Is there a risk in committing an orchestra to a leader who is still relatively unproved? At this stage of his career, Dudamel has a limited repertory, focused on the familiar Central Europeans (Beethoven, Mahler) and the underperformed Latin Americans (Arturo Márquez, José Pablo Moncayo, Oscar Lorenzo Fernandez). Also untested is his capacity for the administrative and public relations tasks that American orchestras require of their music directors. But the L.A. Philharmonic has a history of hiring dynamic young music directors (Salonen was 34 when he began there, and Zubin Mehta was only 26), so you could say that taking risks is part of its tradition. A Latin American conductor in Los Angeles County, where roughly half the population is Hispanic, also makes sense. “It’s exciting for people here,” Borda says.
In selecting Dudamel, the L.A. Philharmonic is also allying itself with a uniquely successful education initiative, of which its new music director is the most illustrious product; this week the philharmonic will announce plans to inaugurate a program, “Youth Orchestra L.A.,” that is directly modeled on a Venezuelan prototype. Youth Orchestra L.A. will begin with youngsters between the ages of 8 and 12 in a disadvantaged district in central Los Angeles, but its ultimate goal is much grander: to provide a musical instrument and a place in a youth orchestra for every young person in Los Angeles County who wants one. Borda says that she was inspired by her visit late last year to Caracas. In vivid contrast to the situation in the United States, where arts-education programs have been snipped from school curricula as unaffordable frippery, the Venezuelan system provides a place in an orchestra for children, no matter how poor or troubled their backgrounds, throughout the country. And the results have been astonishing. I asked Borda if she was surprised by anything she had seen during her Venezuelan visit. “I didn’t imagine I would be in tears as much as I was,” she told me.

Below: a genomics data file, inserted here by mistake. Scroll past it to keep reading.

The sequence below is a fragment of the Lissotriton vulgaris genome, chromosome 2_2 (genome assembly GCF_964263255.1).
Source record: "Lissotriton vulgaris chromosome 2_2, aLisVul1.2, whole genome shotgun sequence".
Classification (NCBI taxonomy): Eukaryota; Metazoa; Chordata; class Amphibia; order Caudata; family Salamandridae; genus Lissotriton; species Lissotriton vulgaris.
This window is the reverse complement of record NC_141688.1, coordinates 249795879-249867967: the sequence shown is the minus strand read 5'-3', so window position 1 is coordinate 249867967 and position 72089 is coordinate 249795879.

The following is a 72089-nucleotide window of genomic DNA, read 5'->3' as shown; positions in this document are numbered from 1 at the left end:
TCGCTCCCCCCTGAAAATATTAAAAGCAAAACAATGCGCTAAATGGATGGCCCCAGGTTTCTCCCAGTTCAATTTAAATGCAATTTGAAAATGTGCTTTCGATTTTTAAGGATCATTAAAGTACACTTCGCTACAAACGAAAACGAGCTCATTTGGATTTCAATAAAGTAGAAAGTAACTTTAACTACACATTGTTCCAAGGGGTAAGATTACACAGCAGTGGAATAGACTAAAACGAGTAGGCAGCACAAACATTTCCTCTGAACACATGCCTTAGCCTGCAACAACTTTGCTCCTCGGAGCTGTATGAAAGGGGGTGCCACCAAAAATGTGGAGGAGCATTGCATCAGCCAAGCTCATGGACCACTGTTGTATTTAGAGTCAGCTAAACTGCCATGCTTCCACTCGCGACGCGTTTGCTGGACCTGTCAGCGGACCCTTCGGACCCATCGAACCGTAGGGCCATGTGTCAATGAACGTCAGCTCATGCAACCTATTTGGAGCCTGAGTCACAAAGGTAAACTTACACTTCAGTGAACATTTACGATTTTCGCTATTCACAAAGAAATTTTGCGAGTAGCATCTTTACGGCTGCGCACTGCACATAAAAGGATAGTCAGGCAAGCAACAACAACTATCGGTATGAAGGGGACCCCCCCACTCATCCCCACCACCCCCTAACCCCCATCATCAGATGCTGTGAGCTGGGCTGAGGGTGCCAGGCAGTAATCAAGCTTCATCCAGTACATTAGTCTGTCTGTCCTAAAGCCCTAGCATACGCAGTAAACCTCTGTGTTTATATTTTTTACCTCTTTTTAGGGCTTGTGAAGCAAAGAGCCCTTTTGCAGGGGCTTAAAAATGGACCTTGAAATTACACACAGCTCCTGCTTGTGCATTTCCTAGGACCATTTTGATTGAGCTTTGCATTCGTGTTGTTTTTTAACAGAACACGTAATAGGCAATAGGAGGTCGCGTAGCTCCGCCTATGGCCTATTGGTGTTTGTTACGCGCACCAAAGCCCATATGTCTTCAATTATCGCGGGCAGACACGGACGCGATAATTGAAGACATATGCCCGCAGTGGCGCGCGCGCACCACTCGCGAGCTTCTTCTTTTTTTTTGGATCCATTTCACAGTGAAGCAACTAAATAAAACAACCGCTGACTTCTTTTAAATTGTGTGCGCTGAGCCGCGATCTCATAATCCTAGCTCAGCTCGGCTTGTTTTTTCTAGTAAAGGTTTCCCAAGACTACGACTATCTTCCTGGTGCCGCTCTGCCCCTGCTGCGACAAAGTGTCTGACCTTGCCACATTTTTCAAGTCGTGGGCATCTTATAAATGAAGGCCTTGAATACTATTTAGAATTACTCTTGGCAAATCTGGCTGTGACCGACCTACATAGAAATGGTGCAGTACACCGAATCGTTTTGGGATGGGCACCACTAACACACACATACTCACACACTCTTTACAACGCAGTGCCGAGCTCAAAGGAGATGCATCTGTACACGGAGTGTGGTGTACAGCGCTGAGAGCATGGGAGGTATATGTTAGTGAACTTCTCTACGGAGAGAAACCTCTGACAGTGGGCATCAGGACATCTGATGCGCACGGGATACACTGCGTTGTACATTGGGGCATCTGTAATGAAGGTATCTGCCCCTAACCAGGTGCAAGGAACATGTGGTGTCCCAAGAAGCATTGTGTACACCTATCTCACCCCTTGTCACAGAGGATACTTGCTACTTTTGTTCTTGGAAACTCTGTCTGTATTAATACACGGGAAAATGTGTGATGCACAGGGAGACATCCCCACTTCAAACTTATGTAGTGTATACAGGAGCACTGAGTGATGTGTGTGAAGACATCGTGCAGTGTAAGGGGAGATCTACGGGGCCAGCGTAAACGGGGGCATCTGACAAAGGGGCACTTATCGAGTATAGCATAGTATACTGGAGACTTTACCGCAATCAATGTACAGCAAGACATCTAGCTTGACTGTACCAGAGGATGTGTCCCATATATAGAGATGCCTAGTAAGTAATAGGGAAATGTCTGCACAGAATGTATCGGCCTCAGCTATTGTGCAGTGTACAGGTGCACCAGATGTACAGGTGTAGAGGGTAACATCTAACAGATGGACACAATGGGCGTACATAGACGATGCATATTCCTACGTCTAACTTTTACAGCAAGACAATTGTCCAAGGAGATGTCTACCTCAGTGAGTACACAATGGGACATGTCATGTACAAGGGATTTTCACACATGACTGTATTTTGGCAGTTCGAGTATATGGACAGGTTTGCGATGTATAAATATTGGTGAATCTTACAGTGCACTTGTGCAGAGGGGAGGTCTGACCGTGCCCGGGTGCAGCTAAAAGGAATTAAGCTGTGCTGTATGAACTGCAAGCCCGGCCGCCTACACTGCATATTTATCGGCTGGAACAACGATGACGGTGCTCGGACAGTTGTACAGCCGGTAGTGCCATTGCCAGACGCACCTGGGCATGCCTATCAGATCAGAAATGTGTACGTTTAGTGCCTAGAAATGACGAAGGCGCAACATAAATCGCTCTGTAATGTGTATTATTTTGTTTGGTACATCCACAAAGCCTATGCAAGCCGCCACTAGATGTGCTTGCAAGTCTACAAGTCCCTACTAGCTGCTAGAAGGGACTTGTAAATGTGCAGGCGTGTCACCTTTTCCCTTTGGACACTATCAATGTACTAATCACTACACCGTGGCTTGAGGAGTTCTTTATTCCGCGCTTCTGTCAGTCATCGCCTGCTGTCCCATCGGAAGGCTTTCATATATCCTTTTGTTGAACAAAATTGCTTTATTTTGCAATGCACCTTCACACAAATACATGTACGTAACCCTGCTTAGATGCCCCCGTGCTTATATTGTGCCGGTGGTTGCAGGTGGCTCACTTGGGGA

A decade ago, in a gymnasium in Barquisimeto in western Venezuela, Dudamel, then 17, stood on a podium with a baton in his hand, facing an orchestra and chorus of about 800. Conducting a musical ensemble of that size is like commanding a regiment. For the teenage novice, the challenge was heightened by the conspicuous and audible presence of his mentor, José Antonio Abreu, who was seated front-row center and calling out suggestions. “Woodwinds up!” Abreu urged his protégé. “Tell the strings more bow!” The conductor sailed ahead confidently. “I think that was the test,” Dudamel told me. If his unflappability was the quality being sized up, the young man triumphed. His musical instincts were equally impressive. On the five-hour car trip back to Caracas, Abreu telephoned home to tell his sister, “I think we have found the new conductor for the Children’s Orchestra.”
Dudamel’s rocket-fast rise can’t be grasped without an understanding of the music-education system that launched him. With an enrollment of 250,000 students, most of them from humble backgrounds, the National System of Youth and Children’s Orchestras of Venezuela — known popularly as el sistema — is the lifetime work of the visionary and tireless Abreu, who in 32 years has navigated the program through 10 different administrations of this politically turbulent country, flourishing under the conservative presidents of the 80s and the defiantly leftist Hugo Chávez today. Combining political shrewdness with religious devotion, the stooped, ascetic Abreu, who is 68, seems to have stepped out of a novel by Stendhal or Greene (if you overlook the ever-present cellphone). His friends invariably compare him to a priest. Unencumbered by family obligations or material possessions, he has dedicated himself to a utopian dream in which an orchestra represents the ideal society, and the sooner a child is nurtured in that environment, the better for all. Sometimes Abreu emphasizes the spiritual enrichment that music brings to the individual; at other times, he points to evidence that students who go through the sistema become more productive and responsible members of society.